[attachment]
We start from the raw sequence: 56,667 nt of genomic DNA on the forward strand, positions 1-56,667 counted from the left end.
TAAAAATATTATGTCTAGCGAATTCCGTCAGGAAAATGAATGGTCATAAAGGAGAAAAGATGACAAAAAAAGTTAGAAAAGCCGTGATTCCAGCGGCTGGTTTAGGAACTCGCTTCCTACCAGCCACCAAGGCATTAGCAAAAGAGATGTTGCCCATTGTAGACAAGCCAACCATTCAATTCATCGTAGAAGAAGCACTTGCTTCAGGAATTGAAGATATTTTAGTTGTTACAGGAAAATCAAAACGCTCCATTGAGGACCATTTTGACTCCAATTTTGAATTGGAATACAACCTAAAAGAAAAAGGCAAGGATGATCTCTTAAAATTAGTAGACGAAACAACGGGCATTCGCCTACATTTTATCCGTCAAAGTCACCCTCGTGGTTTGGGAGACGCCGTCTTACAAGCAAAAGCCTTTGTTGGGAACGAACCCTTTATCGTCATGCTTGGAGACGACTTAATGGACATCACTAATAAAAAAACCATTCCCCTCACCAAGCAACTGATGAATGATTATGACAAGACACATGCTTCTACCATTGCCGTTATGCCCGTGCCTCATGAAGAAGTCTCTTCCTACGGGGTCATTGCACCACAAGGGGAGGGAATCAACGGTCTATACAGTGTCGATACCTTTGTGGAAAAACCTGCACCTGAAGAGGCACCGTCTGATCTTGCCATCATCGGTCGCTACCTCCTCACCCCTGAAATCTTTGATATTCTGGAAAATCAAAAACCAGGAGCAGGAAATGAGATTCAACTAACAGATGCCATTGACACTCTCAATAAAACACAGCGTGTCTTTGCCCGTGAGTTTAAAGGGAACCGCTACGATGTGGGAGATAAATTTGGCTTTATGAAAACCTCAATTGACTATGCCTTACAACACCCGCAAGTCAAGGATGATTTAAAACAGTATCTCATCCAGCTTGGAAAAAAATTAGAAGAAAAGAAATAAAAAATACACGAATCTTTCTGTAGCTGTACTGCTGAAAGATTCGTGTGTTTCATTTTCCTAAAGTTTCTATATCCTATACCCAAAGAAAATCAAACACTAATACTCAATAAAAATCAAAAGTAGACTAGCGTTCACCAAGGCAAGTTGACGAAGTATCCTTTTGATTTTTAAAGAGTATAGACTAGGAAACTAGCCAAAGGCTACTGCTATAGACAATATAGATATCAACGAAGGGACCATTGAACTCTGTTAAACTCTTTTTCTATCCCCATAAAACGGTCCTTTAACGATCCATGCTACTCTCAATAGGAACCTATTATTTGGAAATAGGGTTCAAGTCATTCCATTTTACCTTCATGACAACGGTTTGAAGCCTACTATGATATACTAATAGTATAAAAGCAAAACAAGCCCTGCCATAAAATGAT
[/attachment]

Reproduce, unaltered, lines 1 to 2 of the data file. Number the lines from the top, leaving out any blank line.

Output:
We start from the raw sequence: 56,667 nt of genomic DNA on the forward strand, positions 1-56,667 counted from the left end.
TAAAAATATTATGTCTAGCGAATTCCGTCAGGAAAATGAATGGTCATAAAGGAGAAAAGATGACAAAAAAAGTTAGAAAAGCCGTGATTCCAGCGGCTGGTTTAGGAACTCGCTTCCTACCAGCCACCAAGGCATTAGCAAAAGAGATGTTGCCCATTGTAGACAAGCCAACCATTCAATTCATCGTAGAAGAAGCACTTGCTTCAGGAATTGAAGATATTTTAGTTGTTACAGGAAAATCAAAACGCTCCATTGAGGACCATTTTGACTCCAATTTTGAATTGGAATACAACCTAAAAGAAAAAGGCAAGGATGATCTCTTAAAATTAGTAGACGAAACAACGGGCATTCGCCTACATTTTATCCGTCAAAGTCACCCTCGTGGTTTGGGAGACGCCGTCTTACAAGCAAAAGCCTTTGTTGGGAACGAACCCTTTATCGTCATGCTTGGAGACGACTTAATGGACATCACTAATAAAAAAACCATTCCCCTCACCAAGCAACTGATGAATGATTATGACAAGACACATGCTTCTACCATTGCCGTTATGCCCGTGCCTCATGAAGAAGTCTCTTCCTACGGGGTCATTGCACCACAAGGGGAGGGAATCAACGGTCTATACAGTGTCGATACCTTTGTGGAAAAACCTGCACCTGAAGAGGCACCGTCTGATCTTGCCATCATCGGTCGCTACCTCCTCACCCCTGAAATCTTTGATATTCTGGAAAATCAAAAACCAGGAGCAGGAAATGAGATTCAACTAACAGATGCCATTGACACTCTCAATAAAACACAGCGTGTCTTTGCCCGTGAGTTTAAAGGGAACCGCTACGATGTGGGAGATAAATTTGGCTTTATGAAAACCTCAATTGACTATGCCTTACAACACCCGCAAGTCAAGGATGATTTAAAACAGTATCTCATCCAGCTTGGAAAAAAATTAGAAGAAAAGAAATAAAAAATACACGAATCTTTCTGTAGCTGTACTGCTGAAAGATTCGTGTGTTTCATTTTCCTAAAGTTTCTATATCCTATACCCAAAGAAAATCAAACACTAATACTCAATAAAAATCAAAAGTAGACTAGCGTTCACCAAGGCAAGTTGACGAAGTATCCTTTTGATTTTTAAAGAGTATAGACTAGGAAACTAGCCAAAGGCTACTGCTATAGACAATATAGATATCAACGAAGGGACCATTGAACTCTGTTAAACTCTTTTTCTATCCCCATAAAACGGTCCTTTAACGATCCATGCTACTCTCAATAGGAACCTATTATTTGGAAATAGGGTTCAAGTCATTCCATTTTACCTTCATGACAACGGTTTGAAGCCTACTATGATATACTAATAGTATAAAAGCAAAACAAGCCCTGCCATAAAATGAT